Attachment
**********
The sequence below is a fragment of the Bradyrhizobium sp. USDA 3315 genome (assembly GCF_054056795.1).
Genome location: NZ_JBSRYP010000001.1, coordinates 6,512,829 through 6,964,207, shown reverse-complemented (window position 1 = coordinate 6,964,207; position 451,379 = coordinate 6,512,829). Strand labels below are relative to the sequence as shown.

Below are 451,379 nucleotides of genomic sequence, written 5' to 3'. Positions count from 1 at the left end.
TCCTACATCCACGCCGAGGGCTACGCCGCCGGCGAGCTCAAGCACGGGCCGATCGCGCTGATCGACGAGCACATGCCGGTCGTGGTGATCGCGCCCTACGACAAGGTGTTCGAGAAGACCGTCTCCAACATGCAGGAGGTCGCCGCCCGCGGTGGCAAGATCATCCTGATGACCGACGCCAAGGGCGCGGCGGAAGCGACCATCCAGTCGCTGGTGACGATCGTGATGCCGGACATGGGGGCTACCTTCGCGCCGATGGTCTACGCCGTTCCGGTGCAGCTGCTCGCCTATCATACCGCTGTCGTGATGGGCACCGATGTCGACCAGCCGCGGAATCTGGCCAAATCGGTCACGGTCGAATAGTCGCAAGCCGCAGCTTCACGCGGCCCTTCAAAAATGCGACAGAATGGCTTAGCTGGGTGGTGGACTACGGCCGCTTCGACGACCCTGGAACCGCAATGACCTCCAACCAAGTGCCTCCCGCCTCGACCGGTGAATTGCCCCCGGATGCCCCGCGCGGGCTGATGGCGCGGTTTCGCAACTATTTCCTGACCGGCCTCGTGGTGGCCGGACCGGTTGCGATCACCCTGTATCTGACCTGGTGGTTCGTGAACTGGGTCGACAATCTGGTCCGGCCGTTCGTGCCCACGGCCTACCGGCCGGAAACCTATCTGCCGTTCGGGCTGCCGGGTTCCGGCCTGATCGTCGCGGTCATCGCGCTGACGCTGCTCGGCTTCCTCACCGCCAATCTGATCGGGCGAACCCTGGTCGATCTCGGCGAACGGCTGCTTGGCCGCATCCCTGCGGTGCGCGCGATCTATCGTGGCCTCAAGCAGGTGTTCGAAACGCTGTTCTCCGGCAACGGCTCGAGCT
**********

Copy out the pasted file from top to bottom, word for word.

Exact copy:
The sequence below is a fragment of the Bradyrhizobium sp. USDA 3315 genome (assembly GCF_054056795.1).
Genome location: NZ_JBSRYP010000001.1, coordinates 6,512,829 through 6,964,207, shown reverse-complemented (window position 1 = coordinate 6,964,207; position 451,379 = coordinate 6,512,829). Strand labels below are relative to the sequence as shown.

Below are 451,379 nucleotides of genomic sequence, written 5' to 3'. Positions count from 1 at the left end.
TCCTACATCCACGCCGAGGGCTACGCCGCCGGCGAGCTCAAGCACGGGCCGATCGCGCTGATCGACGAGCACATGCCGGTCGTGGTGATCGCGCCCTACGACAAGGTGTTCGAGAAGACCGTCTCCAACATGCAGGAGGTCGCCGCCCGCGGTGGCAAGATCATCCTGATGACCGACGCCAAGGGCGCGGCGGAAGCGACCATCCAGTCGCTGGTGACGATCGTGATGCCGGACATGGGGGCTACCTTCGCGCCGATGGTCTACGCCGTTCCGGTGCAGCTGCTCGCCTATCATACCGCTGTCGTGATGGGCACCGATGTCGACCAGCCGCGGAATCTGGCCAAATCGGTCACGGTCGAATAGTCGCAAGCCGCAGCTTCACGCGGCCCTTCAAAAATGCGACAGAATGGCTTAGCTGGGTGGTGGACTACGGCCGCTTCGACGACCCTGGAACCGCAATGACCTCCAACCAAGTGCCTCCCGCCTCGACCGGTGAATTGCCCCCGGATGCCCCGCGCGGGCTGATGGCGCGGTTTCGCAACTATTTCCTGACCGGCCTCGTGGTGGCCGGACCGGTTGCGATCACCCTGTATCTGACCTGGTGGTTCGTGAACTGGGTCGACAATCTGGTCCGGCCGTTCGTGCCCACGGCCTACCGGCCGGAAACCTATCTGCCGTTCGGGCTGCCGGGTTCCGGCCTGATCGTCGCGGTCATCGCGCTGACGCTGCTCGGCTTCCTCACCGCCAATCTGATCGGGCGAACCCTGGTCGATCTCGGCGAACGGCTGCTTGGCCGCATCCCTGCGGTGCGCGCGATCTATCGTGGCCTCAAGCAGGTGTTCGAAACGCTGTTCTCCGGCAACGGCTCGAGCT